Marketing Efficiency

There is a real hidden cost to utilizing social media for B2B marketing. It is the cost to do business. Due to the number of ways you can connect to customers, it requires a significant amount of effort to cover and manage all the properties. While you can write a single blog and push it out across multiple communities, the lack of diversity in conversations may hurt more than help. Each community probably has a different DNA. One message is not going to be relevant for all. Thus, you have to produce more content across more topics to be effective.

Another aspect of inefficiency is the art of the conversation. For social media to work, it requires a de-centralized communication web to interact with customers. Sales already has this in place as it is what they do every day. Marketing is smaller and has less resources. This puts pressure on the organization to have personalized attention to carry on a conversation. Marketing needs the ability to respond to comments, participate in groups in a conversational manner, and organize discussions and groups around a multitude of topics that customers are interested in. If you go to forums today, there are few that have real conversations happening. Mostly you see blogging and promotional content being posted. This is because it takes a huge amount of bandwidth to truly be interactive with your customers.

Lastly, there is inefficiency to how marketing manages relationships across multiple social media platforms. Again, the number of venues creates chaos in the ability to recognize a single customer. Efforts are duplicative and can create problems in a cohesive conversation and message. Marketing technology needs to be streamlined to better manage relationships.

What’s Next?

As social media marketing has been the buzz and huge shifts are being made to transition and leverage its potential, B2B marketing organizations need to be mindful of what their business charter is and how they meet their goals through effectiveness and efficiency. Social media is just part of the mix, and as with any marketing effort, you don’t want to put all your efforts into one tactic. If not properly monitored against key business benchmarks it can quickly de-focus your marketing efforts and lead to poor performance.

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Filed under: business intelligence, performance management, , , , , , , , , ,

A B2B Twitter Neighborhood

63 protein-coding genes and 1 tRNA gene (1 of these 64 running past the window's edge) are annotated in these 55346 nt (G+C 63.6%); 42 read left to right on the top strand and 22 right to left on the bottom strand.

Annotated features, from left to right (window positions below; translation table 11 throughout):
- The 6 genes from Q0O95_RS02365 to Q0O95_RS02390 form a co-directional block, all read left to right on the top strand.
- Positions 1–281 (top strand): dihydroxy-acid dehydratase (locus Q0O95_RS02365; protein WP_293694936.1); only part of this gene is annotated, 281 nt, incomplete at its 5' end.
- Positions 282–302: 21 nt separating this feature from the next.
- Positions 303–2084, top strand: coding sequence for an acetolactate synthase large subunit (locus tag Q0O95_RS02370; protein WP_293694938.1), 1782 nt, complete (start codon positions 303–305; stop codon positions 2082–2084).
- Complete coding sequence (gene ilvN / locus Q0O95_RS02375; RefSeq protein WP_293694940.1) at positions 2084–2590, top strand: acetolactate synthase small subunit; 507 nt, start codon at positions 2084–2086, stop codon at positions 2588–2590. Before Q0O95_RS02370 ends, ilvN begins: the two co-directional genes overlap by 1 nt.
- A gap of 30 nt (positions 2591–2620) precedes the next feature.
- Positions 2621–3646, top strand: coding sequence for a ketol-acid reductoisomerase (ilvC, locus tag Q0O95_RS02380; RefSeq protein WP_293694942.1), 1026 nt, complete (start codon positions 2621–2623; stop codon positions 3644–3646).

Twitter MailanaB2B marketing will not be effective in social media if it continues to focus on goals of awareness.  Mailana, a nifty tool to analyze strong conversational relationships on Twitter shows that a circle of influence is a tight one.

ReadWriteWeb exposes The Inner Circles of 1o Greek Heroes on Twitter using Mailana.  By typing in someones twitter name it produces a network graph and a ranked list of who a person converses with.  RWW was interested in the top 5 of people like Evan Williams, Kevin Rose, and Shaq.  They make the premise that this shows the influencers of the influencers.  Which makes sense since the more you interact with someone, the more likely you would take into account their opinions or have similar opinions.

Outside of this being a bit creepy and verging on stalking, it is amazingly interesting.  What struck me is just what type of people a person is most likely to converse with on Twitter.  It seems that there are varying degrees of personal and professional as well as the range of insulation and outreach.  Not that this should be much of a surprise but, for all the talk about the “socialness” of social media, connections for some of the biggest influencers have a high degree of professional connection and insulation.

For B2B word-of-mouth marketing, the inner circle is a tough thing to crack.  Depending on who you want to connect to, and what you want to talk about, marketing has to not only learn how to hold conversations but also be a lot closer to the customer and conversation.  This new marketing technique moves marketers closer to sales activities than broad stroke marketing activities.

Many are focusing social media goals on awareness generation and next on engagement.  It seems to be more about driving activity on the vehicle than a focus on a business objective.  At this high level, marketing is just not going to be effective to change opinions.  You are starting at square one.  To make social media work for you, focus on thought leadership and building relationships through reciprocating interactive vehicles.

You probably have a pretty well established market presence unless you are just starting out.  In this instance, you are probably already working your network and partners heavily.  So, leverage those existing relationships to crack the inner circle.  Always incorporate customers into your social media outreach. Identify ways to expand your customer advocacy programs to social media.  Always ensure you incorporate customers into your webinars and demos to encourage and expand conversation.  Never go it alone.

Another way to leverage your social media community venues is to engage customers during the sales cycle or customer advisory sessions within these venues.  Conference calls with presentations and demos are integrated in your social media sites.  Hold your regular customer advisory calls within the community.  Use your community as the place to interact and people will recognize that this is the place to do so.

At the end of the day, who your customers turn to to make decisions isn’t any different than it always was.  Mailana now makes it easier to see who they are.  Who are your customers talking to?

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Filed under: customer relationship, sales 2.0, social media, , , ,